Video shows the two women accosting Kim Jong Nam at Kuala Lumpur International Airport
A high-level delegation from North Korea arrived in Malaysia on Tuesday
Two women will be charged with the murder of the estranged half-brother of North Korean leader Kim Jong Un, officials in Malaysia said.
Siti Aisyah, an Indonesian, and Doan Thi Huong from Vietnam, were detained after closed circuit television showed them accosting Kim Jong Nam at Kuala Lumpur International Airport on February 13.
Police say the women rubbed a highly toxic VX nerve agent on Kim’s face before running away. He died on the way to a hospital less than 20 minutes later.
Malaysia’s Attorney General Mohamed Apandi Ali told CNN the women will be officially charged on Wednesday. Intentional murder is punishable by a mandatory death sentence in Malaysia.
Aisyah has denied she killed Kim on purpose, telling Indonesian officials she believed she was working on a prank show and was smearing Kim’s face with baby oil.
But Malaysian police chief Khalid Abu Bakar claims both women knew they were swabbing Kim’s face with a deadly nerve toxin. A third suspect, Ri Jong Chol, a North Korean citizen, is still in custody.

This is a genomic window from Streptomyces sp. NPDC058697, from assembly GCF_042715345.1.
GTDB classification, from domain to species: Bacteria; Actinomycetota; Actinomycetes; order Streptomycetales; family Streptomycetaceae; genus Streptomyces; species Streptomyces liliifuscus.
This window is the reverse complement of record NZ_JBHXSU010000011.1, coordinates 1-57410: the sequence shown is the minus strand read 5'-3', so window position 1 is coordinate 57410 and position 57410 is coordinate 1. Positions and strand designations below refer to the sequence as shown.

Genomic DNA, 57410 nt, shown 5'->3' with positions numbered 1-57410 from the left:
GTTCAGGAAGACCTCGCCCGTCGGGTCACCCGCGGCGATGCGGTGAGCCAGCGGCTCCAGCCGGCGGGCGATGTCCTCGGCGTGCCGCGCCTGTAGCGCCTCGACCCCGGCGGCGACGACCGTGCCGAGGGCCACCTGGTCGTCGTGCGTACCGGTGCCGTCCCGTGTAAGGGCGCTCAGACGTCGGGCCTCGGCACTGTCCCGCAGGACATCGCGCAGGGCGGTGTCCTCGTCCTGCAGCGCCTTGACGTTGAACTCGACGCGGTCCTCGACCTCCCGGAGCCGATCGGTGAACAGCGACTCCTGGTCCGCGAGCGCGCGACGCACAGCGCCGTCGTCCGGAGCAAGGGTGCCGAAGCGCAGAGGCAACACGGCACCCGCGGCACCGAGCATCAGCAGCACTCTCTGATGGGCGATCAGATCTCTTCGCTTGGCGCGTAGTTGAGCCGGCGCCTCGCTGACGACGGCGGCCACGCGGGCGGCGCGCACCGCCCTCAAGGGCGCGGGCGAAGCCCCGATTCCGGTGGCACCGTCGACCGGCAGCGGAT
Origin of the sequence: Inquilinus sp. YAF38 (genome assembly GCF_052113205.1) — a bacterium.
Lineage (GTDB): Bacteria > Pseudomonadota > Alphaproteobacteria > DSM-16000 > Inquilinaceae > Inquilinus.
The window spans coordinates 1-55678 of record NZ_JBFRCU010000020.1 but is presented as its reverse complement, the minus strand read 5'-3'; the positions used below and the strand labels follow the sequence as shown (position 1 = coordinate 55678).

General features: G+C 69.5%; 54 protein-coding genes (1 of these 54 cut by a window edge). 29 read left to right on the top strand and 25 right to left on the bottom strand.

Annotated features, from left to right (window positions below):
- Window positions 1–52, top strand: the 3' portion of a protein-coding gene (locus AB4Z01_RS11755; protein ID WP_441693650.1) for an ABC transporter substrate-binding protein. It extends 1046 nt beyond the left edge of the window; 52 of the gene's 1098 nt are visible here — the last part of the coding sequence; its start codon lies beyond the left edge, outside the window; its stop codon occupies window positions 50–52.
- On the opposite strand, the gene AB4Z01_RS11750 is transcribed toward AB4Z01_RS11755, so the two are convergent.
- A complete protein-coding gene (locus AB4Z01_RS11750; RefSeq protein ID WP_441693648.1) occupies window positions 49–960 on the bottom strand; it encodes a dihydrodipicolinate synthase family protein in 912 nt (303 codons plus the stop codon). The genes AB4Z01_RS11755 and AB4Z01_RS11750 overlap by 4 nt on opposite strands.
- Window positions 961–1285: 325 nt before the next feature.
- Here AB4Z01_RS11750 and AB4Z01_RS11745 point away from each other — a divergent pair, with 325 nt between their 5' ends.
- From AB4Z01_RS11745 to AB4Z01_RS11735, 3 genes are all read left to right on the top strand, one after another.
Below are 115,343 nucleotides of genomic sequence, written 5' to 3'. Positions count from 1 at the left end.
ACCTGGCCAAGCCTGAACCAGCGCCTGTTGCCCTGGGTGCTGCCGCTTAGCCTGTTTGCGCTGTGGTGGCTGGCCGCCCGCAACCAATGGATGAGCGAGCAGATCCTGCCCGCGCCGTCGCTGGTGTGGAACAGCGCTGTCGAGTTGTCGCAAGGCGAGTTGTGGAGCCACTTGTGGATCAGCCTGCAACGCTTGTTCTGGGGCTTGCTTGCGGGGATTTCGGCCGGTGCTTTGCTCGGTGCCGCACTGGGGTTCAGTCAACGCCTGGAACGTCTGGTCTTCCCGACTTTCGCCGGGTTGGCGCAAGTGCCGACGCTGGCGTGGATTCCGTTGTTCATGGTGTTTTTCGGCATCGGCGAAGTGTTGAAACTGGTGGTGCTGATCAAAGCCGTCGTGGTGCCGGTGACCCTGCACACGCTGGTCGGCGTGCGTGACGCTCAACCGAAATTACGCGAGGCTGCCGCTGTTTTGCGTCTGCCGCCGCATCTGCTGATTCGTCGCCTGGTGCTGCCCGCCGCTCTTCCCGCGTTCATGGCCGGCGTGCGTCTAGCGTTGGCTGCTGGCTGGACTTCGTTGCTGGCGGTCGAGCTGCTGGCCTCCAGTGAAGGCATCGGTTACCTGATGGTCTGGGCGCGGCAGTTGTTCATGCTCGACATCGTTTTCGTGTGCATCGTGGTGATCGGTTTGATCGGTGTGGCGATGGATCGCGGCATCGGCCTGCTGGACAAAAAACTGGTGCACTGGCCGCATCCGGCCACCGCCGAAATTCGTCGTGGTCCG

Criminal and constitutional lawyer Syahredzan Johan told CNN he expects both suspects will enter their pleas on Wednesday and there could be a trial within two months, due to the international attention.
North Korean diplomats arrive
A high-level delegation from North Korea arrived in Malaysia on Tuesday as Kim’s murder continues to cause diplomatic tensions between the two countries.
Malaysia has refused to release the body of Kim, who South Korean intelligence claims was killed on the direct orders of the North Korean leader.
After arriving in the Malaysian capital, former North Korean Deputy UN ambassador Ri Tong Il said the delegation had come to negotiate the return of the body.
He said they would discuss the “question of the release of the DPRK citizen arrested by Malaysian police related to the above incident, (and) the development of friendly relations between DPRK and the Malaysian government.”
Malaysian authorities have requested a DNA sample from the victim’s next of kin before they will release the body.
North Korea has denied involvement in Kim’s murder and blamed South Korea for attempting to tie Pyongyang to the killing.